last read: I had never really thought of American destiny as a succession of crackpot schemes foisted on the populace for partisan expediency. But then, maybe I'm just an optimist.
bonus: For Sale: One Slightly Used Size 12 Wedding Gown. Only worn twice: Once at the wedding and once for these pictures. [link courtesy of jenn]

Tuesday, April 27, 2004

thank yous

-thank you to mark for the many phone calls and for offering a place where visiting relatives could sleep and for tracking me down when everything started to go horribly awry last week

-thank you to michael and christine for letting me do laundry and for going to lunch and playing video games with me and for downloading really old prince videos for me to watch to get my mind off of things on sunday afternoon

-thank you to amber who drove from another state to leave a kind note and warm meal in a little bag on my doorstep last night

-thank you to ellen who posted this link yesterday which i must have visited 5 different times to make myself laugh when i really needed to

-thank you to everyone who posted comments or sent emails or called me

last seen: the passion of joan of arc
last heard: the melodians 'rivers of babylon'
last read: People who vote do much better in the policy sweepstakes than people who don't. Older Americans vote in large numbers: That is why politicians who cut a childcare tax credit for the working poor fall all over themselves to provide a prescription drug benefit for the elderly.

Sunday, April 25, 2004

i guess i've been lucky. until last week, whenever someone i cared deeply about passed away, they were always hundreds of miles from wherever i happened to be. i think that's lucky, because i may not have been strong enough to see death close up. when my grandmother died in DC, i was here in charlotte, and, when my grandfather died in new jersey, i was here in charlotte, and, when my friend mike, who was living in new orleans, found out that he was HIV-positive and then decided to shoot himself, i was here in charlotte. in every case, i heard the news from a friend or a relative. i never had to see it. i was never nearby.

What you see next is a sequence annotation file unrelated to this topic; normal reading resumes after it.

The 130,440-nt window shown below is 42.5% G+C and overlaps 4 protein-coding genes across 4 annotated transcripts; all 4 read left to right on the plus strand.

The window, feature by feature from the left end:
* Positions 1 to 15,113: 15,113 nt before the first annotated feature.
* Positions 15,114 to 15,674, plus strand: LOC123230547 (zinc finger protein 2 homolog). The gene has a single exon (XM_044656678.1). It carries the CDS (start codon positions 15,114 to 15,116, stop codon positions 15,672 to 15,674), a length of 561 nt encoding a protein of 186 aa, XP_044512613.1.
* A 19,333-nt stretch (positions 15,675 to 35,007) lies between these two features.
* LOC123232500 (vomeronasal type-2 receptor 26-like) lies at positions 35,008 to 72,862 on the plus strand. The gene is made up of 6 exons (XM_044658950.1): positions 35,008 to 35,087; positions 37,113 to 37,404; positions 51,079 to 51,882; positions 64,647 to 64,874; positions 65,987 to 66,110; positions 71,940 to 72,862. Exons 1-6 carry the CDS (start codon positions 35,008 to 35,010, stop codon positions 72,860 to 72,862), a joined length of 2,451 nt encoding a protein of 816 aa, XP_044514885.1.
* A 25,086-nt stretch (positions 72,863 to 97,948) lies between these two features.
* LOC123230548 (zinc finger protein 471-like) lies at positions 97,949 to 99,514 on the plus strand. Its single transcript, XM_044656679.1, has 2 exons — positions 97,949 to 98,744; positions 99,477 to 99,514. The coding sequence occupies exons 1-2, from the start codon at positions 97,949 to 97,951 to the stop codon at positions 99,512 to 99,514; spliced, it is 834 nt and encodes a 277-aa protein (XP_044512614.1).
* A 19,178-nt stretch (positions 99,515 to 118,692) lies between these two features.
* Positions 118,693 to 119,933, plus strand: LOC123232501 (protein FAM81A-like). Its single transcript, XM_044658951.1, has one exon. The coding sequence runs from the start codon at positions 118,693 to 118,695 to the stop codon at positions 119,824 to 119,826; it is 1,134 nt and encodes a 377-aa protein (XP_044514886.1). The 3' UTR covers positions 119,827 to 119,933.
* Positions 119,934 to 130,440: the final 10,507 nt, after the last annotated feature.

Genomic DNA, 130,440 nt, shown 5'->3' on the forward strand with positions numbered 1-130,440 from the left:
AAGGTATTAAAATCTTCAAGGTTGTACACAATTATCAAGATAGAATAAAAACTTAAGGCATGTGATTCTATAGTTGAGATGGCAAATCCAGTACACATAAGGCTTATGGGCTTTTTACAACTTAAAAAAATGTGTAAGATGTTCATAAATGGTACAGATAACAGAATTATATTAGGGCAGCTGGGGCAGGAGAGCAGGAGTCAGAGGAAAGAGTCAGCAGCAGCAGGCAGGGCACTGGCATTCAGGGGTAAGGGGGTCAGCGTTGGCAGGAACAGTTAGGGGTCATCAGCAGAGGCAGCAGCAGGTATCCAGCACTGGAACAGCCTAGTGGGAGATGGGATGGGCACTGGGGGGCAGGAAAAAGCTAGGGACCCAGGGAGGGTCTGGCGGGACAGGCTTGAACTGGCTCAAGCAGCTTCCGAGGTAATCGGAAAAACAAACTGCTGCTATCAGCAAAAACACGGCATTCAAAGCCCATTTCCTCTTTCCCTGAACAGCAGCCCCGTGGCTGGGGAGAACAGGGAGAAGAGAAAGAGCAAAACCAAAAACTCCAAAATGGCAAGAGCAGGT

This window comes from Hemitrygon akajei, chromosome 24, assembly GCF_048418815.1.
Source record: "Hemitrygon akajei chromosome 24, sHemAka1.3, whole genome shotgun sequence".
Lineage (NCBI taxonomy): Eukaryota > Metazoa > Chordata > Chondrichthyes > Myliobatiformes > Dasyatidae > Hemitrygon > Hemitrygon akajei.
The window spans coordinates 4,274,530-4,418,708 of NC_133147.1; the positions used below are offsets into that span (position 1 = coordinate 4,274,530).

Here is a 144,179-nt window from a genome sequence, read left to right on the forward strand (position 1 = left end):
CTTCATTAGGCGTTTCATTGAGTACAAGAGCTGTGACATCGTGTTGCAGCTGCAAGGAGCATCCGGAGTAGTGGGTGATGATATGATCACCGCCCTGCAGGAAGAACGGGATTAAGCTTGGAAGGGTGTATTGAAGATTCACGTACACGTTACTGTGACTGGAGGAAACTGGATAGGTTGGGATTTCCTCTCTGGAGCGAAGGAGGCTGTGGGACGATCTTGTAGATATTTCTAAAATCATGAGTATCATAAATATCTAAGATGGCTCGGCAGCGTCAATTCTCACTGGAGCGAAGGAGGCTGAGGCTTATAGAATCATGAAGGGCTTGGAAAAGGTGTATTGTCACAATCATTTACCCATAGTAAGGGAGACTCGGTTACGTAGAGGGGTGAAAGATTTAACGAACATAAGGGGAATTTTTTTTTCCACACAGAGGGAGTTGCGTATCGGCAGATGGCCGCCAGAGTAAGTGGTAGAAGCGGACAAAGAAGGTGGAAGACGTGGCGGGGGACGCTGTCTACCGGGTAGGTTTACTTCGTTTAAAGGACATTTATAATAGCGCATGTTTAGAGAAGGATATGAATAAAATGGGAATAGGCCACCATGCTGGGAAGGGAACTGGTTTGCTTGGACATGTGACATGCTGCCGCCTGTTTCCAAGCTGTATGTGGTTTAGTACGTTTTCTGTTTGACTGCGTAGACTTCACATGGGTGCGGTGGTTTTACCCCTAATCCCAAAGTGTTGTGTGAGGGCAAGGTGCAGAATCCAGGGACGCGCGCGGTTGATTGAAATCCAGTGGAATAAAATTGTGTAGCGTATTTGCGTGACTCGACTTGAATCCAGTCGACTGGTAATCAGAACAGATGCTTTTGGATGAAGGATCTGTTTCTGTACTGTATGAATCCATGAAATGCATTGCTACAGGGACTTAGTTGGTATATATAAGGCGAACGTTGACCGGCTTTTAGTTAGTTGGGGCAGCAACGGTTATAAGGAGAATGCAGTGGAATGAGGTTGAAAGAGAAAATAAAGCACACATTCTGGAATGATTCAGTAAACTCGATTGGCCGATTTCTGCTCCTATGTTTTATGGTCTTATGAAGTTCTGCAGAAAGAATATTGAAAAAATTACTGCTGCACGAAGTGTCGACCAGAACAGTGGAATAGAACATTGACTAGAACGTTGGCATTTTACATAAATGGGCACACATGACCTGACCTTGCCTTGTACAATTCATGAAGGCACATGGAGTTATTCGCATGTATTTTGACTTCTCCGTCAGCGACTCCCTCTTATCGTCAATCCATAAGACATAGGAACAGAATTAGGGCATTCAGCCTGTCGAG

but, like i said, that changed last week. i hope you never have to do the things i did these past few days. never have to spend so many hours in a hospital. never have to drink so much really bad coffee that gives you heartburn. never get assigned your own personal waiting room with your own personal bathroom, separate from the other families, because you are there so much. never have a relative whose case is so hopeless that the nurses don't ask you to leave because they know it won't be too much longer. never have to watch your mother sit in a chair for three days straight, holding your aunt's hand, crying, refusing to leave or sleep. never have to see someone you love on a ventilator. never have to negotiate the time when someone you love will be removed from it. never have to help write the obit.

on friday, my aunt died. she was my mother's only sibling. she was funny and beautiful and pragmatic and wise and, sometimes, impractical, but only when she knew it would make someone else happy. she was like a second mother. she bought me a drum kit when i was little and once made me an R2-D2 nightlight in her ceramics class. when i was younger, i lived with her for two whole years. when i got divorced, she was the only relative who had done that before (twice, in fact), so she was the one person i didn't feel stupid crying in front of. i even believed her when she said that things would turn out OK, then they did.

last seen: stoked, man on fire, kill bill v.1, monster road
last heard: shark quest man on stilts [courtesy of pinky]
last read: The artists positioned 24 enormous pieces of chalk in a public plaza adjacent the parliament building and the president's mansion. Measuring nearly six feet, the cumbersome chalk required passersby to either cooperate in scrawling a message on the ground or break off smaller pieces.